Manila is a bustling mega-city of 14 million people. I have been here for seven months, working alongside Cubao Reformed Baptist Church.
God is giving us many evangelistic opportunities each week, but we have seen few conversions from our work. This raises many questions. Here are two that I find challenging.
Firstly, do I really believe? As Christians we can be passionate in arguing about many aspects of the Bible. But do we really believe what we claim to understand? How do we use our knowledge?
Of course, there is a need for more Bible knowledge; but surely there is a greater need to grasp and appreciate the things that we do know.
If we really believed in the God of the Bible, wouldn’t we long that his name be glorified around us? If we really believed in a place called hell, wouldn’t we care more about the billions of people who are heading there?
If we really believed in heaven, wouldn’t we be willing to make sacrifices to reach people with the gospel, knowing that our true treasure will never pass away?
In the middle of our busy lives it is a good idea to stop and consider whether or not we really believe what we claim to.
From the apostles, and down through church history, one thing is clear about those who had great success in sharing the gospel. They really believed what they preached. Are we as confident as they were?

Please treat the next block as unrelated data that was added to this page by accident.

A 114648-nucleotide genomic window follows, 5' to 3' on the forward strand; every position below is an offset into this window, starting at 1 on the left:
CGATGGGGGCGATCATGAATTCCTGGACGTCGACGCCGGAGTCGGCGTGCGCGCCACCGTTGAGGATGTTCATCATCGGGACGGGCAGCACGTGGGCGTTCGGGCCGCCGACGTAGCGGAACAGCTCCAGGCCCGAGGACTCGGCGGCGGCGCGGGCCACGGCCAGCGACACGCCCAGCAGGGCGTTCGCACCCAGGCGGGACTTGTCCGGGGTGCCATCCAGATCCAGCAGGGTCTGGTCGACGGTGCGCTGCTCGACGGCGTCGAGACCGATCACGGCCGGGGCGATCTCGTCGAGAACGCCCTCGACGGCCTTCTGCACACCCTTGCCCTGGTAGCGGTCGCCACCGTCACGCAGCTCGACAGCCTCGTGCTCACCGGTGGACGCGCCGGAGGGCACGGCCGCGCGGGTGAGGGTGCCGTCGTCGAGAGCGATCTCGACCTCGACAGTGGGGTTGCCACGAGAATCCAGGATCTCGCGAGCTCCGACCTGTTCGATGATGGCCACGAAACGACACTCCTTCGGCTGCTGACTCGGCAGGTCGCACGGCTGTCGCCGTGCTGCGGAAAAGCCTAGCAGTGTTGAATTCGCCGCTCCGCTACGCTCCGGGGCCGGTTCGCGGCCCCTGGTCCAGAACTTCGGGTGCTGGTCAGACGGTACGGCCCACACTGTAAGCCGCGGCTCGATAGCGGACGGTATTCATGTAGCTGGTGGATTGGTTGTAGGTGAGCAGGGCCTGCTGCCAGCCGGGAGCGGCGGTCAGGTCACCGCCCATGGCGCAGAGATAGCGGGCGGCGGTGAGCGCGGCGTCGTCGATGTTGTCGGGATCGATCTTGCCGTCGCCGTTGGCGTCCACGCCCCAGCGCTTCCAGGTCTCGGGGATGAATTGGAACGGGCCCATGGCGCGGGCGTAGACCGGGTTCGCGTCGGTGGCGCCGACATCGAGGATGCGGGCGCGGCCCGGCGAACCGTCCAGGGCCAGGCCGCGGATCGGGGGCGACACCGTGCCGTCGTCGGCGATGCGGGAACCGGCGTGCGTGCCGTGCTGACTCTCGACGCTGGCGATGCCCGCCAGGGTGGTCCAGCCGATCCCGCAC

Secondly, do I really care? Here in Cubao we are working with people whose lives are in a complete mess. Many sleep rough. Some are drug addicts. Others cannot read or write. A few have been in prison.
In many ways, if they are converted it will create more problems for us. If a street person is seriously seeking God and comes to church, that person does not magically start smelling nice and immediately behave like a respectable Christian.
It is easy to say we would like to see dirty people being saved. It is harder to sit next to them each week in church.
It is easy to say we want to help people with their problems. It is harder to accept their problems as our own. Are we prepared to have our private lives disrupted and ‘comfort zones’ upset by new Christians who are so different from us?
It is so easy to lament the sad state of the world. But we need to take a long, hard look at ourselves and ask whether we as Christians have a problem.
Maybe George Verwer was uncomfortably close to the truth when he said, ‘The world in which we live is a sick world. It is a world of misery and tragedy such as most of us cannot begin to imagine.
‘Millions are sleeping on pavements, starving to death, knowing nothing of the love of God for them. The church sings, “My Jesus I love you”. And at the same time a couple of thousand people a day slip away into eternity.
‘And we say that we love them. I say we don’t. If we loved them with Christ’s love, we wouldn’t stop until we had sold a million books and distributed a hundred million leaflets and laid down our lives in every kind of service and action to help them.
‘And as we did it, our tears would bathe these lost souls. I know too little about it.’